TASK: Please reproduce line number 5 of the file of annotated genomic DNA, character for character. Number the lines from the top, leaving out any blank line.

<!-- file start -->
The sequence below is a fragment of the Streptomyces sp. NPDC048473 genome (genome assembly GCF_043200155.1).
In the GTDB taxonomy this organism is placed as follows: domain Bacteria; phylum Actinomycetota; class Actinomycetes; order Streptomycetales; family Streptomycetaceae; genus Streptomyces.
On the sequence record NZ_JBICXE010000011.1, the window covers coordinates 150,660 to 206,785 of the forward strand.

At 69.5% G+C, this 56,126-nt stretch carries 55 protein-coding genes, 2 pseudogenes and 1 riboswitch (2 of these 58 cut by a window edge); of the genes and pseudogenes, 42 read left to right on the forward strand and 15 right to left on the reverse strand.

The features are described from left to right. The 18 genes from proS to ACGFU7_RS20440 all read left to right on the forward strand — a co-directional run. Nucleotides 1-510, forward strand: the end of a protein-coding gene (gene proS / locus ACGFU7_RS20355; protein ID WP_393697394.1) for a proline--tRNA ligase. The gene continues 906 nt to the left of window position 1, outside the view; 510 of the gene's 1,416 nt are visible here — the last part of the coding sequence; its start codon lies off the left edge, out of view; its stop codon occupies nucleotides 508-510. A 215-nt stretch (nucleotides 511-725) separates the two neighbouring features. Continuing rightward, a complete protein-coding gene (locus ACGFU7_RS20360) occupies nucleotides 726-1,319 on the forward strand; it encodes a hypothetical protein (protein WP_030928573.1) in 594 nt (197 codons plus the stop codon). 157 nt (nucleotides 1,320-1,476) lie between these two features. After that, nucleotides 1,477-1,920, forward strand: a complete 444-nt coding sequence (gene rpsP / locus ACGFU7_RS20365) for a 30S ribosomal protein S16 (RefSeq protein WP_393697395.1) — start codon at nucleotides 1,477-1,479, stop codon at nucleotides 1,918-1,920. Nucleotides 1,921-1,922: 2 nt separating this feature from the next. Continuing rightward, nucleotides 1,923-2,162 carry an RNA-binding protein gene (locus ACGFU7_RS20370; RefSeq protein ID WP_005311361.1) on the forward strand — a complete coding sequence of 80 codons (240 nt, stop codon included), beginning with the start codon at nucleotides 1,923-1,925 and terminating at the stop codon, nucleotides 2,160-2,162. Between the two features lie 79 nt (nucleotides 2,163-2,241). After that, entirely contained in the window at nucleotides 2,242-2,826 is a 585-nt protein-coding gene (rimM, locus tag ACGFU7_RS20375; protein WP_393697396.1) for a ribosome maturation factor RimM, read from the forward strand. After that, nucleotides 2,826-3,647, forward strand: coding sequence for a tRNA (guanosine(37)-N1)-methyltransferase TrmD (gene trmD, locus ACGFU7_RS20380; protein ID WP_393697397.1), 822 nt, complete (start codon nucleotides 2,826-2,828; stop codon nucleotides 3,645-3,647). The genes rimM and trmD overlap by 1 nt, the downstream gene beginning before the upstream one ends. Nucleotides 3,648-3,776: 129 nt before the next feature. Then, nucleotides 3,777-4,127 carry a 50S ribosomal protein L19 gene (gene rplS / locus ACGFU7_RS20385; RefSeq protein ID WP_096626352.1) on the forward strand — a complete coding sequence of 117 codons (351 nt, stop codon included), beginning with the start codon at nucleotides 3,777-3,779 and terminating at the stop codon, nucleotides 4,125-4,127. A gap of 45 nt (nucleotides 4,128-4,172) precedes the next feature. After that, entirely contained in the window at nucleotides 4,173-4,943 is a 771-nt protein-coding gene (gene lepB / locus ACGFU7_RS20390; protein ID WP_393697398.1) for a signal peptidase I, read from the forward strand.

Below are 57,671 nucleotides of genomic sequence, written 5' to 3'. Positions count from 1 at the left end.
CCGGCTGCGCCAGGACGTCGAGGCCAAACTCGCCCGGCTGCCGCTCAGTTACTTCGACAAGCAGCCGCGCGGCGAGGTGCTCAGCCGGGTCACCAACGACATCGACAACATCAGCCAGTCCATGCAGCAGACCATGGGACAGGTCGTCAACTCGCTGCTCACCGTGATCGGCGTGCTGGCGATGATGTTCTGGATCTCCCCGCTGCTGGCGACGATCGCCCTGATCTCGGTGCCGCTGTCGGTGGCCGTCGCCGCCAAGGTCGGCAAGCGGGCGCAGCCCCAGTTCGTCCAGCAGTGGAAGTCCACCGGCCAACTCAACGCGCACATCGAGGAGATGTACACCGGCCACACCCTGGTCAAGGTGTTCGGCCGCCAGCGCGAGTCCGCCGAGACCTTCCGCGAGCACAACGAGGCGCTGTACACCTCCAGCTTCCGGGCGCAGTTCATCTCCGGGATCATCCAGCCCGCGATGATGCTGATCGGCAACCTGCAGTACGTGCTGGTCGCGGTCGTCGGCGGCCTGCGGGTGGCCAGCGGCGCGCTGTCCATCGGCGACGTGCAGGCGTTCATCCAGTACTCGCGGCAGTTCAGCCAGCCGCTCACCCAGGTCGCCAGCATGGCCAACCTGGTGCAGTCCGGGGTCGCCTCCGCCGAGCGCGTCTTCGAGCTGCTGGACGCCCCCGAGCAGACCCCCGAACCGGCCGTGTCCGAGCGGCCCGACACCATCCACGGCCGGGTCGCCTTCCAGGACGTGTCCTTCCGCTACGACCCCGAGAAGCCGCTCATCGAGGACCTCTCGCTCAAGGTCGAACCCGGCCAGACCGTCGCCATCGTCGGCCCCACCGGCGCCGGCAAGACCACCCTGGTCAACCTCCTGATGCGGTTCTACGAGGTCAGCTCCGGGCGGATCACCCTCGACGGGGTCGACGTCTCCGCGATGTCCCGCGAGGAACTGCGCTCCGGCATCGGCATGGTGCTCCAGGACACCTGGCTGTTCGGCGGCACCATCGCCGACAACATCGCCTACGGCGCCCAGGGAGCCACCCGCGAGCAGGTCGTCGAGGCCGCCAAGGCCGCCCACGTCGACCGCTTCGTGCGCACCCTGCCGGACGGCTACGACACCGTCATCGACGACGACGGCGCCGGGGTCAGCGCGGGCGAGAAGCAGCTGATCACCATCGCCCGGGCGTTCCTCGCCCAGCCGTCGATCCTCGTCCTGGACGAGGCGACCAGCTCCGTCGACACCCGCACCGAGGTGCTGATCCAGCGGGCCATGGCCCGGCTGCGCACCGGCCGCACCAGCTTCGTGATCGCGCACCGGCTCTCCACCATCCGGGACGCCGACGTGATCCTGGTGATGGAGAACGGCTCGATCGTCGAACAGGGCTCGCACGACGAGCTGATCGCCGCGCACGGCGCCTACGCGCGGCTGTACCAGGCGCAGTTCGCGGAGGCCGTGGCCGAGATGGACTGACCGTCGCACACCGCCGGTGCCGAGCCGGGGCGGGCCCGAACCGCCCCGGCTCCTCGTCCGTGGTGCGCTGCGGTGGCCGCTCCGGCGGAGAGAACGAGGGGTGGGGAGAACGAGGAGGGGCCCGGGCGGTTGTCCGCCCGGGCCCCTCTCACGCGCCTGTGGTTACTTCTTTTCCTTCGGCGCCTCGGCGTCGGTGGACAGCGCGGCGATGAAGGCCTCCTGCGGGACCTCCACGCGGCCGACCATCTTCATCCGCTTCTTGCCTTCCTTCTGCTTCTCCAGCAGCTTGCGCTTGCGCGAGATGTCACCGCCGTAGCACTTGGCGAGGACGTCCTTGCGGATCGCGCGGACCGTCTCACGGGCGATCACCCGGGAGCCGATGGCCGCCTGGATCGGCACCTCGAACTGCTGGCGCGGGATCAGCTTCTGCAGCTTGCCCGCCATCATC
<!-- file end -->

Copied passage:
The features are described from left to right. The 18 genes from proS to ACGFU7_RS20440 all read left to right on the forward strand — a co-directional run. Nucleotides 1-510, forward strand: the end of a protein-coding gene (gene proS / locus ACGFU7_RS20355; protein ID WP_393697394.1) for a proline--tRNA ligase. The gene continues 906 nt to the left of window position 1, outside the view; 510 of the gene's 1,416 nt are visible here — the last part of the coding sequence; its start codon lies off the left edge, out of view; its stop codon occupies nucleotides 508-510. A 215-nt stretch (nucleotides 511-725) separates the two neighbouring features. Continuing rightward, a complete protein-coding gene (locus ACGFU7_RS20360) occupies nucleotides 726-1,319 on the forward strand; it encodes a hypothetical protein (protein WP_030928573.1) in 594 nt (197 codons plus the stop codon). 157 nt (nucleotides 1,320-1,476) lie between these two features. After that, nucleotides 1,477-1,920, forward strand: a complete 444-nt coding sequence (gene rpsP / locus ACGFU7_RS20365) for a 30S ribosomal protein S16 (RefSeq protein WP_393697395.1) — start codon at nucleotides 1,477-1,479, stop codon at nucleotides 1,918-1,920. Nucleotides 1,921-1,922: 2 nt separating this feature from the next. Continuing rightward, nucleotides 1,923-2,162 carry an RNA-binding protein gene (locus ACGFU7_RS20370; RefSeq protein ID WP_005311361.1) on the forward strand — a complete coding sequence of 80 codons (240 nt, stop codon included), beginning with the start codon at nucleotides 1,923-1,925 and terminating at the stop codon, nucleotides 2,160-2,162. Between the two features lie 79 nt (nucleotides 2,163-2,241). After that, entirely contained in the window at nucleotides 2,242-2,826 is a 585-nt protein-coding gene (rimM, locus tag ACGFU7_RS20375; protein WP_393697396.1) for a ribosome maturation factor RimM, read from the forward strand. After that, nucleotides 2,826-3,647, forward strand: coding sequence for a tRNA (guanosine(37)-N1)-methyltransferase TrmD (gene trmD, locus ACGFU7_RS20380; protein ID WP_393697397.1), 822 nt, complete (start codon nucleotides 2,826-2,828; stop codon nucleotides 3,645-3,647). The genes rimM and trmD overlap by 1 nt, the downstream gene beginning before the upstream one ends. Nucleotides 3,648-3,776: 129 nt before the next feature. Then, nucleotides 3,777-4,127 carry a 50S ribosomal protein L19 gene (gene rplS / locus ACGFU7_RS20385; RefSeq protein ID WP_096626352.1) on the forward strand — a complete coding sequence of 117 codons (351 nt, stop codon included), beginning with the start codon at nucleotides 3,777-3,779 and terminating at the stop codon, nucleotides 4,125-4,127. A gap of 45 nt (nucleotides 4,128-4,172) precedes the next feature. After that, entirely contained in the window at nucleotides 4,173-4,943 is a 771-nt protein-coding gene (gene lepB / locus ACGFU7_RS20390; protein ID WP_393697398.1) for a signal peptidase I, read from the forward strand.